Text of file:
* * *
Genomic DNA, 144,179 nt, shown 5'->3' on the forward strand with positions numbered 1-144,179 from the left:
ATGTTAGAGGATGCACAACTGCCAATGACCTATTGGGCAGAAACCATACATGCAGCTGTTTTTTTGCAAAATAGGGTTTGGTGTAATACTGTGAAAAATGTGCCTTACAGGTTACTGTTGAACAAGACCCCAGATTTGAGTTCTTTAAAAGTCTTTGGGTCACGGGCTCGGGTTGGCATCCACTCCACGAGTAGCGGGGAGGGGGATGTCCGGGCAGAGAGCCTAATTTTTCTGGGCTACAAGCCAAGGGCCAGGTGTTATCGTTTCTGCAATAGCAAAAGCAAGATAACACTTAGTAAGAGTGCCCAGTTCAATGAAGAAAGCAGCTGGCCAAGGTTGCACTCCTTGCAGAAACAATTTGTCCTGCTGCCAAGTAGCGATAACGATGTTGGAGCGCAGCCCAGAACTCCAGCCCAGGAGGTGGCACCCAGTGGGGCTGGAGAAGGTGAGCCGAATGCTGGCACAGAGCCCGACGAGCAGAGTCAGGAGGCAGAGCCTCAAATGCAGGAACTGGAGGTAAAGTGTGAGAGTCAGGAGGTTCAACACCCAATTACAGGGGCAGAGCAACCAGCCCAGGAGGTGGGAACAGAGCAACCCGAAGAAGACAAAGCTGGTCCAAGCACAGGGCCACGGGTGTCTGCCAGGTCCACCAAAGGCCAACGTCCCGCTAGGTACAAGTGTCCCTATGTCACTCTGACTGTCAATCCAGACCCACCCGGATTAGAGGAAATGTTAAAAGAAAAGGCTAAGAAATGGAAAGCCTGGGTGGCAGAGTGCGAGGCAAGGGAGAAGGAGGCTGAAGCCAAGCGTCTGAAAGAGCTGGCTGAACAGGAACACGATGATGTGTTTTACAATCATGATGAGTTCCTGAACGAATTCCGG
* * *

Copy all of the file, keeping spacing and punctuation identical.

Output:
Genomic DNA, 144,179 nt, shown 5'->3' on the forward strand with positions numbered 1-144,179 from the left:
ATGTTAGAGGATGCACAACTGCCAATGACCTATTGGGCAGAAACCATACATGCAGCTGTTTTTTTGCAAAATAGGGTTTGGTGTAATACTGTGAAAAATGTGCCTTACAGGTTACTGTTGAACAAGACCCCAGATTTGAGTTCTTTAAAAGTCTTTGGGTCACGGGCTCGGGTTGGCATCCACTCCACGAGTAGCGGGGAGGGGGATGTCCGGGCAGAGAGCCTAATTTTTCTGGGCTACAAGCCAAGGGCCAGGTGTTATCGTTTCTGCAATAGCAAAAGCAAGATAACACTTAGTAAGAGTGCCCAGTTCAATGAAGAAAGCAGCTGGCCAAGGTTGCACTCCTTGCAGAAACAATTTGTCCTGCTGCCAAGTAGCGATAACGATGTTGGAGCGCAGCCCAGAACTCCAGCCCAGGAGGTGGCACCCAGTGGGGCTGGAGAAGGTGAGCCGAATGCTGGCACAGAGCCCGACGAGCAGAGTCAGGAGGCAGAGCCTCAAATGCAGGAACTGGAGGTAAAGTGTGAGAGTCAGGAGGTTCAACACCCAATTACAGGGGCAGAGCAACCAGCCCAGGAGGTGGGAACAGAGCAACCCGAAGAAGACAAAGCTGGTCCAAGCACAGGGCCACGGGTGTCTGCCAGGTCCACCAAAGGCCAACGTCCCGCTAGGTACAAGTGTCCCTATGTCACTCTGACTGTCAATCCAGACCCACCCGGATTAGAGGAAATGTTAAAAGAAAAGGCTAAGAAATGGAAAGCCTGGGTGGCAGAGTGCGAGGCAAGGGAGAAGGAGGCTGAAGCCAAGCGTCTGAAAGAGCTGGCTGAACAGGAACACGATGATGTGTTTTACAATCATGATGAGTTCCTGAACGAATTCCGG